My first introduction to Michael Frayn was his 2002 novel Spies which I picked up in a book exchange in a guesthouse in Cambodia a few years ago.
This Second World War based drama was one of those mesmerising novels that you long to linger over and savour every word, but whose pull is such that you gallop through it only to be left bereft as you reach the final page all too soon. It’s been years since I read it in the suffocating humidity of a pre-monsoon season Cambodia, but I still think about the book and the feeling of reading it almost as often as my mind drifts to those lazy days in South East Asia.
Naturally I sought out other Frayn works. His Booker Prize shortlisted Headlong was a brilliant, snortingly funny countryside farce-thriller; The Scoop-like Towards The End Of The Morning a comedy set in the smoke-tinged, boozy world of a corner office of a Fleet Street newspaper during it’s dying days. And on stage, the majestic Noises Off (I also saw Democracy last year and, lets just say I’m a political philistine who prefers my Frayn funny or moving).
In his latest novel Skios, Frayn is firmly back in farce territory. In fact, this is farce so farcical it makes Noises Off look like, well, Democracy. Silly yet clever, hugely improbable yet completely believable, Skios follows Oliver Fox, a daft fella who arrives on the Greek island of Skios without the woman he is meant to be sharing a villa with (a villa, incidentally that belongs to his on-off again girlfriend’s friends) who he only met for five minutes in a bar while her boyfriend was out having a fag.
Friendless, address-less and lift-less, Oliver spots a woman at Arrivals holding a sign reading ‘Dr Norman Wildfred’ and decides to give this man’s life a whirl. The woman holding the sign is Nikki, the PA to the director of the Fred Toppler Foundation – essentially an academic holiday camp – who is at the airport to collect the organisation’s guest lecturer. The real Dr Norman Wildfred meanwhile is left to navigate Oliver’s chaotic life, which happily for the balding, overweight academic features lots of attractive young ladies. What follows is a catalogue of perfectly pitched and expertly plotted events that will either have you chuckling like a loon or groaning wearily at the whole silly mess.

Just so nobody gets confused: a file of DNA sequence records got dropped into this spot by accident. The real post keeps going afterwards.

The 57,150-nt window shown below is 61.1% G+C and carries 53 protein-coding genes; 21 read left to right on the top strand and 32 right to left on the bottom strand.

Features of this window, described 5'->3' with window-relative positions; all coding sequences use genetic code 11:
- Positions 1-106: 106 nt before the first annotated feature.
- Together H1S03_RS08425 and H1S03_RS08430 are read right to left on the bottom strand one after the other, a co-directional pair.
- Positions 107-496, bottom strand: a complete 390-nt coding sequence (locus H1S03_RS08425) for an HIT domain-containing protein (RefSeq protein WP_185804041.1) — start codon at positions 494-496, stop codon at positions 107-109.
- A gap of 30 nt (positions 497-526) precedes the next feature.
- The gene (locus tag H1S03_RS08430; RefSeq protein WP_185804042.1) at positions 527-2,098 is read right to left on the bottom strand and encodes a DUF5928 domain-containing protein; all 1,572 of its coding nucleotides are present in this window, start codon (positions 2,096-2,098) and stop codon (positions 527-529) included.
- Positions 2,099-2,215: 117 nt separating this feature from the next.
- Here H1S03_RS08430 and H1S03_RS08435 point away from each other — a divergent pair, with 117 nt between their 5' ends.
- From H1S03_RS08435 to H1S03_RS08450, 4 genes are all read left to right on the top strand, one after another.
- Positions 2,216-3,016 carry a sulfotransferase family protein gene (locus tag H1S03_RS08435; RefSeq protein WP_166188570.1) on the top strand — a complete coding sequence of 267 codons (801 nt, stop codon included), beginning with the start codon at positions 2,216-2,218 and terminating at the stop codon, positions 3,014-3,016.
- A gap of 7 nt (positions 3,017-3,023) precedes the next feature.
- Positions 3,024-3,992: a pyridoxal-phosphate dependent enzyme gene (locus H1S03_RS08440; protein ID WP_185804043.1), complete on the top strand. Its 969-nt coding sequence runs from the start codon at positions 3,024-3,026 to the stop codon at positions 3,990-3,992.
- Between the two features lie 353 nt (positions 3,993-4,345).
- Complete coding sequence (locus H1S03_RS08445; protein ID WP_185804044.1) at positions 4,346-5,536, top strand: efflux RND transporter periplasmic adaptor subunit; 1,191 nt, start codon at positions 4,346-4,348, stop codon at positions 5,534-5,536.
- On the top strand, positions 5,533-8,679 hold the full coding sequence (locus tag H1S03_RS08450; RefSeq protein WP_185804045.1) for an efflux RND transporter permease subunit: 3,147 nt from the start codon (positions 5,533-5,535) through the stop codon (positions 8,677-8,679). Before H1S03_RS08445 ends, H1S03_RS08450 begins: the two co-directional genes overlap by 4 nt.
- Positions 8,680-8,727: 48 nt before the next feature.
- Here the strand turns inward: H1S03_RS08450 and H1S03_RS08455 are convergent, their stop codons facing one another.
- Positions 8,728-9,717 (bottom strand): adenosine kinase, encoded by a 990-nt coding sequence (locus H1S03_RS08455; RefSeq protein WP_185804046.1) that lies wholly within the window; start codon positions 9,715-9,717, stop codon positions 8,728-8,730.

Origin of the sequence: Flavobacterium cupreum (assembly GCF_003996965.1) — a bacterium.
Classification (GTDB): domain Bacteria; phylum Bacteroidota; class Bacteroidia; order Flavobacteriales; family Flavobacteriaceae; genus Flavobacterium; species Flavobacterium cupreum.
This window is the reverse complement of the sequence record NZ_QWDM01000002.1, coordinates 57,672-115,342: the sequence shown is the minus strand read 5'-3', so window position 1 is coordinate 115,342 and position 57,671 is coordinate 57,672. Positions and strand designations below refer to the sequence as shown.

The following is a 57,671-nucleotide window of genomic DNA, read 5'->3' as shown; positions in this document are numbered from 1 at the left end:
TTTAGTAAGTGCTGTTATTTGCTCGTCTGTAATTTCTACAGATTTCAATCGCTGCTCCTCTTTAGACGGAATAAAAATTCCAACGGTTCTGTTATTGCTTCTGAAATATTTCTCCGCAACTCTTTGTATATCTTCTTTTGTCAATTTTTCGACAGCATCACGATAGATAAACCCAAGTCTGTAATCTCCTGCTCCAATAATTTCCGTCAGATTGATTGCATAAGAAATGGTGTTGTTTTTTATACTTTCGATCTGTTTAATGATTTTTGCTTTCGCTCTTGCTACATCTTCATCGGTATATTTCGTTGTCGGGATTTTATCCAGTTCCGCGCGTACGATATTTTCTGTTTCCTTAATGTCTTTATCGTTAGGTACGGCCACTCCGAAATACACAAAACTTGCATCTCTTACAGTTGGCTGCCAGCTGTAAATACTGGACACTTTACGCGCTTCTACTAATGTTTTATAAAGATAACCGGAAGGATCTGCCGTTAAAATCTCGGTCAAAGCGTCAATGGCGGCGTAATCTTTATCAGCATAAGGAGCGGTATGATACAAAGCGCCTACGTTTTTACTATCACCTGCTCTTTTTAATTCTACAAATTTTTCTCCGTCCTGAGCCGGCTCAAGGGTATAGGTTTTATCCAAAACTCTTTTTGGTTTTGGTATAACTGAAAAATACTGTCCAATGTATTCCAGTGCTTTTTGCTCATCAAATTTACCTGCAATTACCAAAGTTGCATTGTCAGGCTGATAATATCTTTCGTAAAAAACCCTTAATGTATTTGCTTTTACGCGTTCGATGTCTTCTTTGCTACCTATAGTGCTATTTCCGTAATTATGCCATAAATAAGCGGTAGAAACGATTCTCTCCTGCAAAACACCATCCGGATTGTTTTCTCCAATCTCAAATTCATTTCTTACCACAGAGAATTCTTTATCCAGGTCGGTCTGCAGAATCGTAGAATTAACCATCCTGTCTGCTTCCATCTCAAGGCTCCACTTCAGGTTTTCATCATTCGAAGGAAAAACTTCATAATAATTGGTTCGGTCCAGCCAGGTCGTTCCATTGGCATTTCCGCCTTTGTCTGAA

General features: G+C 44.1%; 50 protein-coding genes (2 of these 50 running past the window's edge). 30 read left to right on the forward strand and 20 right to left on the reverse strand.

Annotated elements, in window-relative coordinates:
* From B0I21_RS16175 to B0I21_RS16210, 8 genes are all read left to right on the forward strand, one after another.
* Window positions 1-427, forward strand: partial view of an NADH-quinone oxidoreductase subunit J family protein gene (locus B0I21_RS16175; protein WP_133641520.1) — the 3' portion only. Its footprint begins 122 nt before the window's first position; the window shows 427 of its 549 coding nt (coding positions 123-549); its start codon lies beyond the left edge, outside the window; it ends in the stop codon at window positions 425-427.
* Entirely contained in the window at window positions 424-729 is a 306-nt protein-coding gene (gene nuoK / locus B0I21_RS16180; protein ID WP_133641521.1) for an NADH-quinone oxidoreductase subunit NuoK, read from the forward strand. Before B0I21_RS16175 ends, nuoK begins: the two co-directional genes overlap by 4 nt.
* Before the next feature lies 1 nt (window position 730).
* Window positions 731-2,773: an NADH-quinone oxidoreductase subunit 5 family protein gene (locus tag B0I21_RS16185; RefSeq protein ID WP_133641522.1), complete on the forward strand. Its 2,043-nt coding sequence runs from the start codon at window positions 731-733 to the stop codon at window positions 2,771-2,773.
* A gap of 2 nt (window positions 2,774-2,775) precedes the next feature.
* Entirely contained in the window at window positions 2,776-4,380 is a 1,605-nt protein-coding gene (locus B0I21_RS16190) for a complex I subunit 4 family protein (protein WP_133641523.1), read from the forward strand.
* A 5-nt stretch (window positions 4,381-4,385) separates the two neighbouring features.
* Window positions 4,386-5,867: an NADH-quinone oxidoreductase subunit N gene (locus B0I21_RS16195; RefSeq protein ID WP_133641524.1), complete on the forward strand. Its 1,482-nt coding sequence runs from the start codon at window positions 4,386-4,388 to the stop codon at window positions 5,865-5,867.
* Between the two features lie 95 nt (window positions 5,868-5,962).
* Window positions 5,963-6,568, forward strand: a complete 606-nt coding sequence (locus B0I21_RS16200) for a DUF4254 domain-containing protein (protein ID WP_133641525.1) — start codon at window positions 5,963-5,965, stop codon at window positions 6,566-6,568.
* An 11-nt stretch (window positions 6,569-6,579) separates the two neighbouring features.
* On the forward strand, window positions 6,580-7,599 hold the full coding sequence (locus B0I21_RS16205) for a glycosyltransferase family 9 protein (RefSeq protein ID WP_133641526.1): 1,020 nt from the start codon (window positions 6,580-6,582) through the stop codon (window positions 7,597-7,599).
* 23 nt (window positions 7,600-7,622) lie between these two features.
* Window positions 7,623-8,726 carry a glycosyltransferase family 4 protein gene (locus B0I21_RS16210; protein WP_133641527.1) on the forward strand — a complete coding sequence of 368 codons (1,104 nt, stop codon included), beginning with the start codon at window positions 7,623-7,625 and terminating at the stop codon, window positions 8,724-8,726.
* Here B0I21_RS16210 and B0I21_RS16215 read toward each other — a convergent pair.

Like the two taxi driving brothers who play pivotal roles in this comedy of errors, the pacy plot threatens to overturn on a few particularly sharp turns, but Frayn’s great skill is taking the ridiculous to a precipice only for him to steer this juggernaut of absurdity clear of a plot-cliff. Frayn is very much in charge of this story even if it feels that all these incredulous coincidences, unlikely connections and improbable timings are spinning out of his control.
Your enjoyment of Skios very much hinges on you not taking the characters too seriously. They are almost cartoon-like in their stupidity, vanity, arrogance and willingness to accept everything the way they want to see it. They don’t seem to be possessed of instinct or, for the most part, brains. In fact, they’re lumbered with very few characteristics, they are faint human sketches on which to hang a fun, farcical story on. And they wear it well.
by Suzanne Elliott